https://en.wikipedia.org/wiki/Negative_base - Here is more clear implementation of negative base function than presented in Wikipedia

https://gist.github.com/CMCDragonkai/841bdc56b568c9068a5d - And finally a StackOverflow question with the same problem.

http://stackoverflow.com/questions/33056593/how-to-negate-base-2-numbers

One interesting fact. I have found this question when typed **B[i]*(-2)^i** in google, which is a formula for representing a number in negbinary. And this formula doesn’t present on a page, there are only explanations and examples in answers. How google knows? :)

So, the first part is to convert given negbinary of a positive number into an integer with a formula – **B[i]*(-2)^i**.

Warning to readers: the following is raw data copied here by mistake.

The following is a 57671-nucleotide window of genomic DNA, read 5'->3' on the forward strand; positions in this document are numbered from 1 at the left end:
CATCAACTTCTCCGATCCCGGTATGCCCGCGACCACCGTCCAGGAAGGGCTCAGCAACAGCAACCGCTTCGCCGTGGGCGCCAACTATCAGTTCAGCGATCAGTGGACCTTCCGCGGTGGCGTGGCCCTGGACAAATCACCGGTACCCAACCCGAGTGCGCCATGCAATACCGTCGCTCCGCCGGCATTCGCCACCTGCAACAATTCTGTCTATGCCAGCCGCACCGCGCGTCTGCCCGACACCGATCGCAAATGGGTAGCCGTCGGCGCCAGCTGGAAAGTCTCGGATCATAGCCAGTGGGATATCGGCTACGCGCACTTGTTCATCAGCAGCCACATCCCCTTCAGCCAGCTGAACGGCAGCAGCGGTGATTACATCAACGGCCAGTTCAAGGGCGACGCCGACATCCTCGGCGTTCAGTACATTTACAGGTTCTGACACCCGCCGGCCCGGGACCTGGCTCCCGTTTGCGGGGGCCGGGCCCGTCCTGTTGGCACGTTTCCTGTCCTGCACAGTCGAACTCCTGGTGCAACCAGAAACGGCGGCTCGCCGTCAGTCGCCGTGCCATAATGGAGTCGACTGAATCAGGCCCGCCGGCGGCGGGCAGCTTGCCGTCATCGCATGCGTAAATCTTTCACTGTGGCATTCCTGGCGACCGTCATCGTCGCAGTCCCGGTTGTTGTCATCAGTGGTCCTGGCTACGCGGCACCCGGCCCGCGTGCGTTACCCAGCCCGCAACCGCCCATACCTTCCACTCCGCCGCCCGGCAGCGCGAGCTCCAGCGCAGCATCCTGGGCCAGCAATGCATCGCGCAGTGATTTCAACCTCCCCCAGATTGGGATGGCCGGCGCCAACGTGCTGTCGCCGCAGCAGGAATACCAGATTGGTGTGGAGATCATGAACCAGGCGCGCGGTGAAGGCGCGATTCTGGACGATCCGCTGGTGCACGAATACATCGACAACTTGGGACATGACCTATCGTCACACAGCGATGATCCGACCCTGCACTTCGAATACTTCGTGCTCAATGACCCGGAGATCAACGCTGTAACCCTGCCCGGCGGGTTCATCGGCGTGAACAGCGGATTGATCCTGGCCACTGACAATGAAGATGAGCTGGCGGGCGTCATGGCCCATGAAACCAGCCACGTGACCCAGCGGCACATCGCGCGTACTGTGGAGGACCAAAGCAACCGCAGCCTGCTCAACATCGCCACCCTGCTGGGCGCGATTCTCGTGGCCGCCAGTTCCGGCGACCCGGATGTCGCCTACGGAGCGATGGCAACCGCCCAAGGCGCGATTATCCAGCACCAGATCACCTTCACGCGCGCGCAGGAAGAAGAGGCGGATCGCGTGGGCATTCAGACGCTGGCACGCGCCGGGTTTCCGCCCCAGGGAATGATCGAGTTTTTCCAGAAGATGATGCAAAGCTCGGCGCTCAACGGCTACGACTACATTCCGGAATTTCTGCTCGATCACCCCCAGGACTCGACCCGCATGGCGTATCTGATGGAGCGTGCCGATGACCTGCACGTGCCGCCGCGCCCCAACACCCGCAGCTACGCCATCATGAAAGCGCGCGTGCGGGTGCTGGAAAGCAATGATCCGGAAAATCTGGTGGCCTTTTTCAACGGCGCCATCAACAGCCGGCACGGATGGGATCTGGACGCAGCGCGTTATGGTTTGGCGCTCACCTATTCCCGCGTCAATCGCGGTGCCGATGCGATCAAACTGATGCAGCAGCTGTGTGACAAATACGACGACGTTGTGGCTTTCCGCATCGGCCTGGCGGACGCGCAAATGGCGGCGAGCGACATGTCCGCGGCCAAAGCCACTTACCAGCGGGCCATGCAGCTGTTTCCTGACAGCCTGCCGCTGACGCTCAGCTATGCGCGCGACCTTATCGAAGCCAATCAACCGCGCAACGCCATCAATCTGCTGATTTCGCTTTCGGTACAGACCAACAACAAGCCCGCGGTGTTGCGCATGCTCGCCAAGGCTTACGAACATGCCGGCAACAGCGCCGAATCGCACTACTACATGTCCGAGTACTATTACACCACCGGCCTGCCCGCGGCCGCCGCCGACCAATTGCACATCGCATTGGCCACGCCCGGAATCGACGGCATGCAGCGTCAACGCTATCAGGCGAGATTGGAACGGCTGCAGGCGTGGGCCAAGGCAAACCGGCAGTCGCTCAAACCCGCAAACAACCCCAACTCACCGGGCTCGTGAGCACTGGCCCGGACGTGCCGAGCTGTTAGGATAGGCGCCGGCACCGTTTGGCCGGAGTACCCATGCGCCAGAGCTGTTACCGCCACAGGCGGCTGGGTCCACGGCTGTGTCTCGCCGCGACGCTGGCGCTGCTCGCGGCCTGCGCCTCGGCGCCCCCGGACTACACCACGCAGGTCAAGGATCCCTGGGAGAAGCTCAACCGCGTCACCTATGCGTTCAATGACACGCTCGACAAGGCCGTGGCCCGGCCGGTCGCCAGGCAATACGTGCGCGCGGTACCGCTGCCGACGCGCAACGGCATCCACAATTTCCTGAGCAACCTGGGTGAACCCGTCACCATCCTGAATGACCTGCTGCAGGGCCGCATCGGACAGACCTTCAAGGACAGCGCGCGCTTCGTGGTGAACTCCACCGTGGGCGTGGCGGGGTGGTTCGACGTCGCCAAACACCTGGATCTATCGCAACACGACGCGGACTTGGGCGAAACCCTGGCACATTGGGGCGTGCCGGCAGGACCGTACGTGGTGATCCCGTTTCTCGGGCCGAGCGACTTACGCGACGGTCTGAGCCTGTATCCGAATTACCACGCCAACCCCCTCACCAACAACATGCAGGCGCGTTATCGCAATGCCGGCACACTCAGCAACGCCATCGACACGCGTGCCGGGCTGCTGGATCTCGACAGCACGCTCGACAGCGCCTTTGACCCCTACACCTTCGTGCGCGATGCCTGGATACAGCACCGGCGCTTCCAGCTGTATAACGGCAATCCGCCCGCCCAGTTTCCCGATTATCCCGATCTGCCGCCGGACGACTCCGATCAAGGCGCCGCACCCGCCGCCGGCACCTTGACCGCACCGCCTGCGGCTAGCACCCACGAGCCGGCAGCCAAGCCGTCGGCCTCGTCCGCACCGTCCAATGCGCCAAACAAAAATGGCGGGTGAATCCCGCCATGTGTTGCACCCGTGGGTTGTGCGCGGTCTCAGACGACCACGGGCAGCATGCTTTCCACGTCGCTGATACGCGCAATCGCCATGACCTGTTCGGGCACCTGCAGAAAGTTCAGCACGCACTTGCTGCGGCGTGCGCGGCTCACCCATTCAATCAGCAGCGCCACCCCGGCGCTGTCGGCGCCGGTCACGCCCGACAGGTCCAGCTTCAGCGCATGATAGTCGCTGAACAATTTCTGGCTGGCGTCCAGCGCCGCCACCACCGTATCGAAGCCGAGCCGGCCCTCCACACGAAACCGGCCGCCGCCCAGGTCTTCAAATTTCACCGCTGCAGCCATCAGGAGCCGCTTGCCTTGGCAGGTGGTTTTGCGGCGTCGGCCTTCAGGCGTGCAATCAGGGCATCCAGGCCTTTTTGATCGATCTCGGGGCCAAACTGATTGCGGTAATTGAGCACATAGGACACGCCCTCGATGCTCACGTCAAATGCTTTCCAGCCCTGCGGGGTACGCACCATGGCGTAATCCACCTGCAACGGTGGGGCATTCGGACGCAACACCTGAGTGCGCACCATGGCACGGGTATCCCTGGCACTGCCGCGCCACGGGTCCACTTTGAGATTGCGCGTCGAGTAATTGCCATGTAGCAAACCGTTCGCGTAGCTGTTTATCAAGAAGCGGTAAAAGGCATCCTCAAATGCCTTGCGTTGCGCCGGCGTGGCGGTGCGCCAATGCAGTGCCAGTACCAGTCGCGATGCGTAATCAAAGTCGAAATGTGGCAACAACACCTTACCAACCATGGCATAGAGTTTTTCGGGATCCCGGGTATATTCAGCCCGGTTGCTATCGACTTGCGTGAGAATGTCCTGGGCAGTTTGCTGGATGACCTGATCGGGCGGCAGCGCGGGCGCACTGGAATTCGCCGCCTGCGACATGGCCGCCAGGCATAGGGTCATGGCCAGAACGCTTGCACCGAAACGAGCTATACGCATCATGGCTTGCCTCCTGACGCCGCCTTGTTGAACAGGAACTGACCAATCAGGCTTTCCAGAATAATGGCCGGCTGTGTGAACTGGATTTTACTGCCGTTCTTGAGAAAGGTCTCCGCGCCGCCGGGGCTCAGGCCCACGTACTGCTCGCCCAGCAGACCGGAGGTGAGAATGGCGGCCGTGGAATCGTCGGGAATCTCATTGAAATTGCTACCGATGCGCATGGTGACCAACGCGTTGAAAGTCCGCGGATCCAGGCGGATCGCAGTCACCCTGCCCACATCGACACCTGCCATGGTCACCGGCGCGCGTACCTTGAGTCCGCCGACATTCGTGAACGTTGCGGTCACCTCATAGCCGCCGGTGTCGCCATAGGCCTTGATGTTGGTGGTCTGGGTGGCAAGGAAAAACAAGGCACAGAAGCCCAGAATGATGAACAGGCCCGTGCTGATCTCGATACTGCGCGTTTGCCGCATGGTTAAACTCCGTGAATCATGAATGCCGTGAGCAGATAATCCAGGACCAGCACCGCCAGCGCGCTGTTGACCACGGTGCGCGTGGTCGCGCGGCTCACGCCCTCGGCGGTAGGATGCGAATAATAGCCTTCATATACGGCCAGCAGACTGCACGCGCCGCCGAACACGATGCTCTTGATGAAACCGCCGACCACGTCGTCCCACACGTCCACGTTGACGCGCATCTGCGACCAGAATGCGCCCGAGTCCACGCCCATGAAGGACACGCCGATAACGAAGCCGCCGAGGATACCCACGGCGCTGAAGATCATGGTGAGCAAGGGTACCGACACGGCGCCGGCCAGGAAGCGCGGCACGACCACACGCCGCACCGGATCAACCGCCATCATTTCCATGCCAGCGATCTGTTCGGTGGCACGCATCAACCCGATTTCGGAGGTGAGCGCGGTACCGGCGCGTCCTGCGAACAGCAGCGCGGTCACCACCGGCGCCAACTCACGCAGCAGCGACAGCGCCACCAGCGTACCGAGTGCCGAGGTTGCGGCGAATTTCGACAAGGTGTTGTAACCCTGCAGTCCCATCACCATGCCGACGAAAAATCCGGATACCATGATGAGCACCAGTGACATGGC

Then using a fully described in Wikipedia process of converting an integer to negbinary we could easily get an answer.

And with this solution, I got 66% from 100%. Again. What the problem? Just imagine a very very big number with a very very long string of 0 and 1. And it’s all will be rotated through a loop. Twice.

Faster solution 1.

While working on this post I decided to search trough SO again in hope to find more information. And have found this question with an especially interesting first answer.

From the first try, I haven’t implemented suggested an approach negate bytes by negating groups 10 and 11 to 11 and 10 respectively. The problem was to negate a byte string which ends with 1. The answer was easy and I almost get it myself. But to be more correct I have asked the author of an answer and he answered. After that, I crafted a faster solution.